Do Not Buy a Car from This Man

In our family, we date things according to which hobby Galahad was obsessed with, and  say such things as “That was back when Dad was into radio-controlled cars, right?” and, “No, that happened the year he was building dulcimers.”

It was during the Dirt Track Year, on an evening that had passed the wee hours of the next morning, the children fast asleep, when I found myself waiting to hear Galahad pull in to the driveway.  That welcome sound was finally heard around 2am, but was swiftly followed by the arrival of another car, and… houseguests.  Houseguests at 2 o’clock in the morning?

Galahad had recently spent every spare dime rebuilding the engine on his International Scout.  During the Mud Running Year, he’d pursued that hobby until the engine was toast, and then happily spent the rest of that year repairing, improving, and enhancing the engine to where we now found ourselves, unsurprisingly, in the Dirt Track Year.  Dozens of suburban yahoos would gather out in Elbridge at a banked oval dirt track and race each other, two at a time.  Galahad has always been an outstanding driver, and his competitive spirit knows no bounds.  He was grinning when he strolled in with his companions, so a good guess would have been he’d been out celebrating, but his companions looked terrified.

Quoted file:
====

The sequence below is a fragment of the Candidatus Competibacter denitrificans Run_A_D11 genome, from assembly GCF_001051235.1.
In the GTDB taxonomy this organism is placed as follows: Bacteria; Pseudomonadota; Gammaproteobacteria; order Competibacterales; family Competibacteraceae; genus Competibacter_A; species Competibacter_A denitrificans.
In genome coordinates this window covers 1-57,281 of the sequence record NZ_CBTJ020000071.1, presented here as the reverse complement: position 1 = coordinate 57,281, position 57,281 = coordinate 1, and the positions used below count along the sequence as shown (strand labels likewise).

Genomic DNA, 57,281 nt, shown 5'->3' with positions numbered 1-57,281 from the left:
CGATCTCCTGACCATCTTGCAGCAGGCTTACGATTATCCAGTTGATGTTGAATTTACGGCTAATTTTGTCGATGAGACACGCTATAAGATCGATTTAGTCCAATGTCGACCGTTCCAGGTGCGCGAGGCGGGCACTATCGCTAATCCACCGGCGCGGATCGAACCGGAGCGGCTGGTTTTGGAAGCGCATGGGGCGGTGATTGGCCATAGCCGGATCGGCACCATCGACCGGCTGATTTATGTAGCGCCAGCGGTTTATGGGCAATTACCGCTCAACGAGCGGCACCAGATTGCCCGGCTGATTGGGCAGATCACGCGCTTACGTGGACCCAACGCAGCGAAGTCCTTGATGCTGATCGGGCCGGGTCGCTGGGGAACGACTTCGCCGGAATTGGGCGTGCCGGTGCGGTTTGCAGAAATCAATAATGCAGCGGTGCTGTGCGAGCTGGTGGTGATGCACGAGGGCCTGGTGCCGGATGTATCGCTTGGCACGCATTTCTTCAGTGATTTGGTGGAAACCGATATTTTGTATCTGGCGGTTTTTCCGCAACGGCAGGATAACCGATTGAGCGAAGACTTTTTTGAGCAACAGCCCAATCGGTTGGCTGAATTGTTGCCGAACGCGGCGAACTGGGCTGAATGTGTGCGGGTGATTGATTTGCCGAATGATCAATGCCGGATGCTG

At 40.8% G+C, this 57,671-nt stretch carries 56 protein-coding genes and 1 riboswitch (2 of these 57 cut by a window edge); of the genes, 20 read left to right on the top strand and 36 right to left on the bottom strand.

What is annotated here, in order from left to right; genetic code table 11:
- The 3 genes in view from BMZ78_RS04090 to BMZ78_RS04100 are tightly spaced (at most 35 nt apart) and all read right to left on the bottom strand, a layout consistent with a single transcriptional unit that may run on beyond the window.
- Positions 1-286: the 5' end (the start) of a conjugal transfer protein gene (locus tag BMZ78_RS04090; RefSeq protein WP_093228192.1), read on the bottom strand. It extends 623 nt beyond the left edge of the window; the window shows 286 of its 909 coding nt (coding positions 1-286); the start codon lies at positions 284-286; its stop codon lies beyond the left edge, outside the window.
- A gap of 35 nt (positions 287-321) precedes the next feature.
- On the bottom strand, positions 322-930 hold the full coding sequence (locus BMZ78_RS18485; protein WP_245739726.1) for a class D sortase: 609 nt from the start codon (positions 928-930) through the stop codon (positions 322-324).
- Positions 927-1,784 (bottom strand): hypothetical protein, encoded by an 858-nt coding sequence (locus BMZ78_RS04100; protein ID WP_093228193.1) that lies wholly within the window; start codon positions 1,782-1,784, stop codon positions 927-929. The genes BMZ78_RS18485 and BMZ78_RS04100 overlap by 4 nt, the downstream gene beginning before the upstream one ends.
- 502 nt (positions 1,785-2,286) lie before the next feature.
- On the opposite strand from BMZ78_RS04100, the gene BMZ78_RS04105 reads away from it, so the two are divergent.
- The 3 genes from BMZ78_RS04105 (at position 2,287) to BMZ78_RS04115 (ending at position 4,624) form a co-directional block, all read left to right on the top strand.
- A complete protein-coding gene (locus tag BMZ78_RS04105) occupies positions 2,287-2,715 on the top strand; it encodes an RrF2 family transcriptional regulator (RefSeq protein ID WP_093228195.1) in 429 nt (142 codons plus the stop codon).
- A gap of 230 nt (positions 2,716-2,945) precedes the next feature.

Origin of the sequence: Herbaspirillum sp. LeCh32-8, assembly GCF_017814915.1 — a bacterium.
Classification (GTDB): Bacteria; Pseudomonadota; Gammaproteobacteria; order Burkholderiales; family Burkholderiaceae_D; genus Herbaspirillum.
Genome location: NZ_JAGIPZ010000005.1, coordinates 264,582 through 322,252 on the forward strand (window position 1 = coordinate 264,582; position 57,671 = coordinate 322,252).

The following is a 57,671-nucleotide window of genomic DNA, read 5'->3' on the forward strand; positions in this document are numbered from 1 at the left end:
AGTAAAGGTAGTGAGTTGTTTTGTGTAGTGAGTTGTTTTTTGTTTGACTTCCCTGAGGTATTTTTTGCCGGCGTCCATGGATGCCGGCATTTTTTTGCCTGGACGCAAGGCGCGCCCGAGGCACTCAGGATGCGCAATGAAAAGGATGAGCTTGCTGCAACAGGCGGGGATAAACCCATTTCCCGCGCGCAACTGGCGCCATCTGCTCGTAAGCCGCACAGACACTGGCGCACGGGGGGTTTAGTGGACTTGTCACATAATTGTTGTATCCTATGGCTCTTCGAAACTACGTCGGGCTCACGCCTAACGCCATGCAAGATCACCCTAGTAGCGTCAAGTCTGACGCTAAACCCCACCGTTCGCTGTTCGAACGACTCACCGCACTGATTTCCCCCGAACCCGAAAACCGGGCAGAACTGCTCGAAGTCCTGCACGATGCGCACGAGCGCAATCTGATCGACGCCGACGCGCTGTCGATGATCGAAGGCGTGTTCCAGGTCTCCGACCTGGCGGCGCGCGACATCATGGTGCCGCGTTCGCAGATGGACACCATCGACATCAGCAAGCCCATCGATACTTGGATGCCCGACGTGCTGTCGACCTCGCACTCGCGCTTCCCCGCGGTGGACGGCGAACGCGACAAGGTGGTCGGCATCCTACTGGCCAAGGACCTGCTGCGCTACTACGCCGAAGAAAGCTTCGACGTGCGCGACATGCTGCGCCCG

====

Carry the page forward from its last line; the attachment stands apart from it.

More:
“Hey, Sweetie!  It’s been a helluva night!”

“Do tell.  Should I assume you were celebrating your victory to the point where these two had to drive you home?”

“Something like that.”

“O-kay…  There’s a story here?”

“Well, it was down to me and a Blazer.  We got there early and between the two of us we blew the competition away.  You should have heard the crowd!  By the time it was down to me and the Blazer, nobody was leaving – everybody wanted to see the last race.”

One of the Terrified Companions chimed in with an “Oh, yeah!” but his partner hushed him quickly and returned to devouring her fingernails.

“So… you won?”

“Well, no.  You might want to come outside.”

If you’ve ever seen a Scout, you know the general boxy shape of them.  Galahad, in the course of the evening, had modified his hardtop into a prototype we could call “Glassless Flattop.”

“What the hell — ?!”

He talked faster now:  “It was down to the two of us, and we were coming into turn 3.  I’d found the right groove, and knew the track by now, but he started to pull ahead of me – took it low coming into the turn – and he kicked up a stone that cracked the windshield.  At that speed, that’s all it took – one moment of inattention, and the Scout went right over the bank – “

“You [censored] rolled it?!”

“All the way over.  The roof was flat to the doorsill.  Lucky for me, the direction of the roll put me flat across the seat –  “

“You should have heard the crowd!  They were roaring – and then it was silence.”  This from one of the Terrified Companions. One look from me and his lips melted shut while his larynx caught fire.  At that moment, I realized what terrified them, and suggested that they had best be on their way home.  No need for witnesses.

“How did you get out?”

“Forklift.  You aren’t mad, are you?'”